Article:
AUBURN, Ala.—Cow-calf producers and members of the Alabama Veterinary Medical Association across the state will gather to gain valuable insight on how to be more successful in the beef cattle business during the Beef Cattle Conference hosted by the Auburn University Department of Animal Sciences and the Alabama Cooperative Extension System Animal Science and Forages Team beginning on Friday, March 13 at 1 p.m. at the College of Veterinary Medicine Education Center off Wire Road in Auburn.
With the 2020 theme, “Learning to Sustain our Future,” the conference and optional workshops will equip cattlemen and cattlewomen with the knowledge and management tools to improve their operations in critical areas of production.
“Helping producers learn about ways to improve their operations now and in the future is a key part of our departmental mission, and our faculty and Extension personnel, in partnership with Alabama’s beef cattle community and the Alabama Veterinary Medical Association, have organized this conference to support the viability and long-term sustainability of animal agriculture,” said Auburn animal sciences department head Wayne Greene. “Sustaining our livestock and animal industries is crucial, as they contribute substantially to the economy of the state and to the well-being of Alabama citizens.”
The program keynote speaker is Frank Mitloehner, a renowned scientist form the University of California-Davis, where his research focus is on sustainable livestock agriculture, with primary focus on livestock's contribution to air quality impairment and climate.
Also featured on the program to share answers to the most common questions cow/calf producers and veterinarians have about the cattle business, especially in the areas of animal health and reproductive performance, are industry leaders and Dan Scruggs and Richard Hopper. In addition, Tony Frazier and Misty Edmondson of the Alabama Department of Agriculture will update attendees with current and emerging issues focusing on animal traceability.
Animal sciences faculty and graduate students also will report results from and updates on research and extension programs supported by the College of Agriculture, the Alabama Agricultural Experiment Station and the Alabama Cooperative Extension System.
Attendees will be able to select workshop offerings for Saturday, March 14 in six areas: a Forage Field Day; How to Become an Advocate for Beef; Integrated Pest Management; a program of hands-on Junior Cattlemen activities; an Alabama BCIA Artificial Insemination School and a Farm Business Management and Meat Science workshop.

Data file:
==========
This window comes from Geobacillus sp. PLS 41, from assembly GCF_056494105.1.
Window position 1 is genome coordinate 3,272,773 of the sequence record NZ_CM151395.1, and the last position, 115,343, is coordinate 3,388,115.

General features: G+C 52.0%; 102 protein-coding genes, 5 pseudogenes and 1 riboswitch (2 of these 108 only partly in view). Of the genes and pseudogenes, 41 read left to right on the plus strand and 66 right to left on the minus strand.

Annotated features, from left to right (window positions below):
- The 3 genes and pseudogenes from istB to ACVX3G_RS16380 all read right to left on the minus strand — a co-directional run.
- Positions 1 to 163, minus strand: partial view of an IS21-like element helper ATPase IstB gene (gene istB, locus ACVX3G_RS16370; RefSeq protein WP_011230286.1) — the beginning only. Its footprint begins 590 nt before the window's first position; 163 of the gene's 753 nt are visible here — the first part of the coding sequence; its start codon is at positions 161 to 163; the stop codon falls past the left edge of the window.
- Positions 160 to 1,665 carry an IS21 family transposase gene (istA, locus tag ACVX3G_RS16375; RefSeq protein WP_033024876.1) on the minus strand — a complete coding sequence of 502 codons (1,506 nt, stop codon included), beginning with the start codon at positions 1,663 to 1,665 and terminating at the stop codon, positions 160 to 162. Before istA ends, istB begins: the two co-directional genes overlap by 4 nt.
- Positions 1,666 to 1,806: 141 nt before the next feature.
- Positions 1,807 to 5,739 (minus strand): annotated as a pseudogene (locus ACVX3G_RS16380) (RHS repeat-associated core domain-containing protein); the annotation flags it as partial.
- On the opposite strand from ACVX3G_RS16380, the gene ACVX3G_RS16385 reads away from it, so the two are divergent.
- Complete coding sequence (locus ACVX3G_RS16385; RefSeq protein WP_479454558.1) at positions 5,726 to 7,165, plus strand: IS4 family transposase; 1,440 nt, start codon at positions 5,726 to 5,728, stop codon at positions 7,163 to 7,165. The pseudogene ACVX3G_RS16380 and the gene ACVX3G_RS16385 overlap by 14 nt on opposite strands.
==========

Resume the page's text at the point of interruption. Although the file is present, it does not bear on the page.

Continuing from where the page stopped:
In the latter track, participants will learn about farm business management for a beef cattle operation, as well as feeder calf marketing strategies. Added topics include the different types of business entities for livestock operations, agricultural law and taxes, budgets, developing business plans for cattle operations, feeder cattle grading and marketing, board sales, seasonality and fundamentals of cattle prices and cattle futures.
The Forage Field Day will demonstrate cutting and wrapping baleage as well as hands-on demonstrations involving nutrient management, insect and pest management, grazing management and strategies for feeding preserved forages.
Producers may prefer the integrated pest management (IPM) workshops, which will contain both a classroom and field formats that teach producers proper identification and management techniques for major pests (weeds and insects) seen in hayfields and pastures. Participants will learn weed identification and herbicide selection, insect identification and scouting procedures, and management recommendations.
For an additional fee, the Alabama Beef Cattle Improvement Association Artificial Insemination School is a two-day, hands-on training opportunity to learn the fundamentals of cattle estrus synchronization and artificial insemination. Participants will learn about reproductive anatomy and physiology, estrus synchronization planning and protocols, heat detection and aids, and artificial insemination equipment and technique during multiple classroom sessions and wet-labs.
The wet-labs will include multiple sessions with live animals to allow time for practicing proper artificial insemination procedures. Certificates will be awarded following successful completion of a written and practical examination.
The conference registration cost is $75 before March 1 and $100 after March 1, and includes conference presentation summaries, content for selected workshops and lunch. If Alabama county cattlemen chapter presidents register at least three paid members for the BCC, registration for the president will be waived. The organizers encourage producers to register early because space is limited.
Search and register for the Beef Conference at http://bit.ly/AUBeefConference2020. For more information on the conference, registration, corporate partnerships or youth discounts, contact the Department of Animal Sciences at 334-844-1521 and visit: www.aces.edu/blog/topics/beef/2020-beef-cattle-conference/.